Our first stop was on the island of Tanna. Before we left New Zealand our sailing friends told us about Willie, A man who’s family was working to open a restaurant to feed tourists visiting the volcano.  We loaded the boat with supplies to help get them up and running and were rewarded with being the first ever guests at the new establishment.

Our friends presenting their first prepared meal at the new restaurant! How about that view?!!!

 

Fishermen circled our boat daily rounding up the mackerel that were also visiting the anchorage.

After a week of exploration and a trip to see the erupting volcano it was time to head on.  Willie’s whole village threw us a big send off dinner complete with a bon-fire on the beach.  But why wasn’t Willie, our good pal, around for the event? No one knew.  After an incredible meal of local fish, chicken, greens and potatoes, Willie finally showed up. He apologized explaining that after playing football (soccer) all afternoon he got drunk with the guys on Kava (local brew made from roots of a pepper plant) and lost track of time.  Proof all guys around the world are basically the same, Wade and Matt were both jealous.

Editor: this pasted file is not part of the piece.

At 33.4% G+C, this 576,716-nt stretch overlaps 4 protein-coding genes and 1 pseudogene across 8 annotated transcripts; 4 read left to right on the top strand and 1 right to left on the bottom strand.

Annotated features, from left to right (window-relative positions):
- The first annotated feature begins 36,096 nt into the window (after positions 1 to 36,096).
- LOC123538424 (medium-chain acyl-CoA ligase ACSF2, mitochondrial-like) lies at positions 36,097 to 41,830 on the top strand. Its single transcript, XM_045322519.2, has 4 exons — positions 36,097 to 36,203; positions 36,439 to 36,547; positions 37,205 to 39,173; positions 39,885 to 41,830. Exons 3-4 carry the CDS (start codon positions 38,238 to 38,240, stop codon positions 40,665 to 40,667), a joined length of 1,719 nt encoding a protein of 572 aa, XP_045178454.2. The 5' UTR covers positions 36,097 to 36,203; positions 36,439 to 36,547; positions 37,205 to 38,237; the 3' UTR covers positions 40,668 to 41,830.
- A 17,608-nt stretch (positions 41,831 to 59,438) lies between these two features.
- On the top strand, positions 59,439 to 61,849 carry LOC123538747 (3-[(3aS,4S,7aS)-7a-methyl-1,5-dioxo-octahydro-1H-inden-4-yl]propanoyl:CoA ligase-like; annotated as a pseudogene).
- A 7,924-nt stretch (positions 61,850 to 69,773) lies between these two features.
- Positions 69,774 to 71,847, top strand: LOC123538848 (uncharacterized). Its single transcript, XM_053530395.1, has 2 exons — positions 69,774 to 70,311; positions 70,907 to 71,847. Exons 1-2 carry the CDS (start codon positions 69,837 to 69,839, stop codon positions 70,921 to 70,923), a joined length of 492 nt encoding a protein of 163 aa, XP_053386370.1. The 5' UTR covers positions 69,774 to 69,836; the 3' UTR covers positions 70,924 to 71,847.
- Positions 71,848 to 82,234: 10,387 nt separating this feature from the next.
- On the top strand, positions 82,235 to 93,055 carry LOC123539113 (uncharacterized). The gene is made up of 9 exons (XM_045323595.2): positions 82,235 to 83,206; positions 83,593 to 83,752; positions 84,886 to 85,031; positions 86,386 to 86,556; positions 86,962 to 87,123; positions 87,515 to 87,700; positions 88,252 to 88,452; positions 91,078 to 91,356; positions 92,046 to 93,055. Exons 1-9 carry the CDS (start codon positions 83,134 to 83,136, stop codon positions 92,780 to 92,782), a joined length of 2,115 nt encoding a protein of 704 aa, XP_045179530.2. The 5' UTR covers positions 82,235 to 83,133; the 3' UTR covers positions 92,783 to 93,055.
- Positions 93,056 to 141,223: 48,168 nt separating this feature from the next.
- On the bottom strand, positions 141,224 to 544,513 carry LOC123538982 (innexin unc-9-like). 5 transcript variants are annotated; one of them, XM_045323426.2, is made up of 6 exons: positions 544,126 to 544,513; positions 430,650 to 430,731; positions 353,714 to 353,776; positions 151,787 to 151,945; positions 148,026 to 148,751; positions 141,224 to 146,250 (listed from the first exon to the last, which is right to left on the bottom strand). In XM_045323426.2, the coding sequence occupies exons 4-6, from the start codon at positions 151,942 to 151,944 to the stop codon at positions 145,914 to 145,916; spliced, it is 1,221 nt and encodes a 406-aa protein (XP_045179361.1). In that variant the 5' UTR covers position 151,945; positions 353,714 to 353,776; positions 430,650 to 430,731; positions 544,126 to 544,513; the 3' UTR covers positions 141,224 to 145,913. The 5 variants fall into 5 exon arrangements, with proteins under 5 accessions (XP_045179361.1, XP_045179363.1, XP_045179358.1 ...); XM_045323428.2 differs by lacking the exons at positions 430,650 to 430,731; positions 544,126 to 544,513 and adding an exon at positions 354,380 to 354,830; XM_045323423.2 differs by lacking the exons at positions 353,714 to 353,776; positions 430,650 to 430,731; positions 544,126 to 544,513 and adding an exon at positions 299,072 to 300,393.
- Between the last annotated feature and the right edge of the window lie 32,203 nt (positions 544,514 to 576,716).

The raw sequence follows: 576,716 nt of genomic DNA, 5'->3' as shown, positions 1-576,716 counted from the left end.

Matt and Vicki our pals we met on the trail in New Zealand were a blast to have on board.

Matt and Vicki, British friends (well actually Guernsey) we met in New Zealand helped sail Coco from NZ to Vanuatu. They’d taken a 6-month honeymoon and allocated a month of it to spend with us. With so much to do we quickly headed north to try and catch the year’s last land diving ceremony.  But not before we put the kettle on and shared a tea.  Our British pals lived up to their reputation of drinking lots of tea.  After diving, lets put the kettle on, put up the sails, put the kettle on, after dinner, hey guys, kettles on, workout, kettle, card game, kettle, fishing, kettle… you get the point, we were all well hydrated.

Young boy proving himself to be a man… more of a man than Wade and Matt who both admitted fear and contentment with their Man Cards being revoked